This is the second in a seven-week series on Social justice and social media.
For me and many other African Americans, this summer has been dominated by the not guilty verdict in the trial of George Zimmerman for the shooting of 17-year-old African-American Trayvon Martin. Shortly after the verdict was rendered, media outlets announced that one of the jurors in the case had a secured a literary agent for a book deal to describe her experience on the trial’s jury. Many African Americans took to social media to condemn this project. Although it’s impossible to draw a causal relationship, the literary agent rescinded the deal. #BlackTwitter has been credited with the protest power that made it happen.
As I mentioned in an earlier blog post for The New Media Project, African Americans are disproportionately represented on Twitter. A recent study publicized on TechCrunch indicates that almost twice as many African Americans use Twitter as whites. Other data suggests that up to 40 percent of U.S. tweets are from African Americans (who represent just 13 percent of the U.S. population). While no official organization has been formed, the collective of African Americans on Twitter is quickly being viewed as social and political entity: #BlackTwitter.
To be sure, #BlackTwitter does more than express outrage at injustice. There are significant discussions about the television drama “Scandal” and Beyonce’s haircut. Some commentators argue that #BlackTwitter exists due to African-American interest in celebrity and entertainment culture. Giving a more nuanced perspective, Maya Francis argues that #BlackTwitter is “the digital unfolding of cultural blackness.”
As #BlackTwitter responded to the Trayvon Martin case, a wider audience began to imagine #BlackTwitter as a force for social justice. Huffington Post Live held a conversation about the #BlackTwitter subculture. While the content of Tweets and trending topics on #BlackTwitter varies, #BlackTwitter’s use of social media represents fairly democratic representation of African Americans. In the Huffington Post Live conversation, @DoRightMars writes, “I think the lack of love shown to African-American [sic] is part of what makes #BlackTwitter so important. When we don’t have a voice in the mainstream media, we can still turn to social media in large numbers & be heard” (minute 15:48). #BlackTwitter may be empowering the disenfranchised!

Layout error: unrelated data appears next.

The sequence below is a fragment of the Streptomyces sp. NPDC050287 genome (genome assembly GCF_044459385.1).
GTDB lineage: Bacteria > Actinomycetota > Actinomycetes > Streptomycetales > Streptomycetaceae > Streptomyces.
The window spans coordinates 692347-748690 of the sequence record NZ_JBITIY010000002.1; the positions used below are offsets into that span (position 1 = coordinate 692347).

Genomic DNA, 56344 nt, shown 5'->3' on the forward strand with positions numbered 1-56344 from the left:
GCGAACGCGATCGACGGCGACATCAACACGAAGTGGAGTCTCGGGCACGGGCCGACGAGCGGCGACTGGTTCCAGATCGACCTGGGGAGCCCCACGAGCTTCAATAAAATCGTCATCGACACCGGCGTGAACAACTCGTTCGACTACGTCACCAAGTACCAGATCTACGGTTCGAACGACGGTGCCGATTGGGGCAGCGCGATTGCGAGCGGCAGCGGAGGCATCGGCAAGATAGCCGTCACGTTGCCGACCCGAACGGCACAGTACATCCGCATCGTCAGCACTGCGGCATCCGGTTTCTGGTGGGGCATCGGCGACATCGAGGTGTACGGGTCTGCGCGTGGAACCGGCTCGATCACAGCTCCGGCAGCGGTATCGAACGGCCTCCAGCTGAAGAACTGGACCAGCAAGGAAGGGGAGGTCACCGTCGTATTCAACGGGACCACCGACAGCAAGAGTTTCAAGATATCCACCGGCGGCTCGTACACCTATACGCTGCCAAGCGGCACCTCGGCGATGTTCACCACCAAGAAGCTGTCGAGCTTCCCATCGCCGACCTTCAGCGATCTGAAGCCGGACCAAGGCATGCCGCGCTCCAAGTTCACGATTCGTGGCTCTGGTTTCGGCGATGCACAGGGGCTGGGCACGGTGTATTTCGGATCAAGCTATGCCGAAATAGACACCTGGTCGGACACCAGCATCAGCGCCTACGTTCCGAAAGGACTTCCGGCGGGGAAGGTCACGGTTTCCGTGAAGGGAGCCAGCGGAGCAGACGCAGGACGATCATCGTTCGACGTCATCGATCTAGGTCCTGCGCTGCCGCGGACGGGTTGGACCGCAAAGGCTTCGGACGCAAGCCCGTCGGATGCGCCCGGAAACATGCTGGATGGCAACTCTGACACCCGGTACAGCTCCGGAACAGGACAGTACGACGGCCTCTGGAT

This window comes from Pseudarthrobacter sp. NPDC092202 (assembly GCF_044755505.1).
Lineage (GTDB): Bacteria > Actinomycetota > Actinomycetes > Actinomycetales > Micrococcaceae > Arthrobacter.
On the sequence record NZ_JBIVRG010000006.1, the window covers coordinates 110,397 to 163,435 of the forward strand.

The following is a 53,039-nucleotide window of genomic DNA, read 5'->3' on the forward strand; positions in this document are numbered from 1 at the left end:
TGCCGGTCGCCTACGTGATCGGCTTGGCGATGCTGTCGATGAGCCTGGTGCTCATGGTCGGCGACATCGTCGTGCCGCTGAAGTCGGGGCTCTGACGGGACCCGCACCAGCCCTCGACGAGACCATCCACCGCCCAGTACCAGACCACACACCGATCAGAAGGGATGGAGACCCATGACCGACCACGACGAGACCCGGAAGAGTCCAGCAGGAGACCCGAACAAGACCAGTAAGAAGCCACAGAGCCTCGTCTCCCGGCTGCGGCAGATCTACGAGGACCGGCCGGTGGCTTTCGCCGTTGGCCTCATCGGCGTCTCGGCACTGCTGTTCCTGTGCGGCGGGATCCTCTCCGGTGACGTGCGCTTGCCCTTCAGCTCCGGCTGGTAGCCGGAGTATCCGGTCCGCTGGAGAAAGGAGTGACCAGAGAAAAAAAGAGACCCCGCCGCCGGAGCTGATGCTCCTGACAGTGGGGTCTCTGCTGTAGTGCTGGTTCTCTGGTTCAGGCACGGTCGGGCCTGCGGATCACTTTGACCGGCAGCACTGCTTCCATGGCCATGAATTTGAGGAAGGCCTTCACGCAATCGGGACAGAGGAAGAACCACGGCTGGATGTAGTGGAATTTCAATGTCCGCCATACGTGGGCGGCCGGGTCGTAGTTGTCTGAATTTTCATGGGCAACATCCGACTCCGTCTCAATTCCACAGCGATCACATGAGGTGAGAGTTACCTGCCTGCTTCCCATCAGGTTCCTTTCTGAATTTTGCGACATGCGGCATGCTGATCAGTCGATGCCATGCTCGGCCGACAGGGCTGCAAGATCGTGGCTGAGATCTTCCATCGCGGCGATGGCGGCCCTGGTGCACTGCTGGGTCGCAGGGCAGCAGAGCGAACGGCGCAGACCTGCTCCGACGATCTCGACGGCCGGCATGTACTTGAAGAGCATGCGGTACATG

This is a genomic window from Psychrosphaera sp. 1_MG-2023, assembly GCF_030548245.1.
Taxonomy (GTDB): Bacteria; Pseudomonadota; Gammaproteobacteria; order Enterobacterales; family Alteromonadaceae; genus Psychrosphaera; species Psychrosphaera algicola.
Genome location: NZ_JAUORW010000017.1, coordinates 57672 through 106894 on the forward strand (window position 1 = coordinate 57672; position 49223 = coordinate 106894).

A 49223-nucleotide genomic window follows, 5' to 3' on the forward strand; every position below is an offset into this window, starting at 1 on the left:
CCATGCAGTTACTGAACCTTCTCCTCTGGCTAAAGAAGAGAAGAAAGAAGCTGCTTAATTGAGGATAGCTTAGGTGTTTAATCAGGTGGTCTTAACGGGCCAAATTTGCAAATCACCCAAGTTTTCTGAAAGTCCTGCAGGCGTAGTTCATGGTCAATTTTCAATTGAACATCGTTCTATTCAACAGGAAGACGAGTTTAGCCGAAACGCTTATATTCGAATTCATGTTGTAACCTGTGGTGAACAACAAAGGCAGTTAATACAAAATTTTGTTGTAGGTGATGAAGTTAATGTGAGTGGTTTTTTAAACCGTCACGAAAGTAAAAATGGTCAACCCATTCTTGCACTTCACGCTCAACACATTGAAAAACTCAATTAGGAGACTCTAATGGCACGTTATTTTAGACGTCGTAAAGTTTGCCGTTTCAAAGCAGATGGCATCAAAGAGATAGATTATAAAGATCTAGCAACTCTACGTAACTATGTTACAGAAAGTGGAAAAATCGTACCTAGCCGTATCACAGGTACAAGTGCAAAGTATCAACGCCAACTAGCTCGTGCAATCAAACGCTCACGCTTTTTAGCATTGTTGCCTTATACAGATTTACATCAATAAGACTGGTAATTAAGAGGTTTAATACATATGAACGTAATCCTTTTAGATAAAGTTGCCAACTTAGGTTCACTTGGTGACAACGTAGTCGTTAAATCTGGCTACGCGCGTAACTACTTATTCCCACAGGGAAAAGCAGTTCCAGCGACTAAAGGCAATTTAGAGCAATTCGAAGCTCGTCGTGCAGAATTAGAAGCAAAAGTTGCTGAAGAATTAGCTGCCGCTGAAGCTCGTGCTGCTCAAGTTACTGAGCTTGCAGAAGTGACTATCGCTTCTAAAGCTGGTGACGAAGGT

The outrage over the Trayvon Martin case has also reignited the fire for social justice among those Americans who were either apathetic or prematurely reconciled about the effects of racism on the everyday lives of minorities. From my Facebook and Twitter feeds alone, the interest in attending the 50-year anniversary of the March on Washington for Jobs and Freedom this August has skyrocketed since the Trayvon Martin verdict. The initial march is most strongly associated with Rev. Dr. Martin Luther King Jr.’s iconic “I have a dream” speech. Martin Luther King III and Rev. Al Sharpton are spearheading the anniversary march. The leadership of black clergy (most notably the Southern Christian Leadership Conference) in the 2013 March on Washington causes me to wonder if and how #BlackTwitter may intersect with this call for justice.
Are individuals ready to go to Washington DC? I see some friends raising money online to take busloads of youth from their churches. Or will people stay home and watch the live feed online and Tweet about it? Or will #BlackTwitter focus on something else entirely on August 24?
I’m asking for more than a speculation on what Martin Luther King Jr. would Tweet. I’m wondering what would happen if #BlackTwitter harnessed its thirst for social justice and went to church. Might we demand greater gender and sexual justice within black churches? Might we reject theologies that focus on wealth and consumerism for a necessary connection between faith and justice? Might we seriously consider the critiques by Anthea Butler and J. Kameron Carter who decried the Christianity that cosigned the Zimmerman verdict? If #BlackTwitter can end a book deal nearly overnight, what kind of faith might it support?
Monica A. Coleman, a research fellow for the New Media Project, serves as Associate Professor of Constructive Theology and African American Religions and Co-Director of the Center for Process Studies at Claremont School of Theology and Associate Professor of Religion at Claremont Graduate University in southern California.
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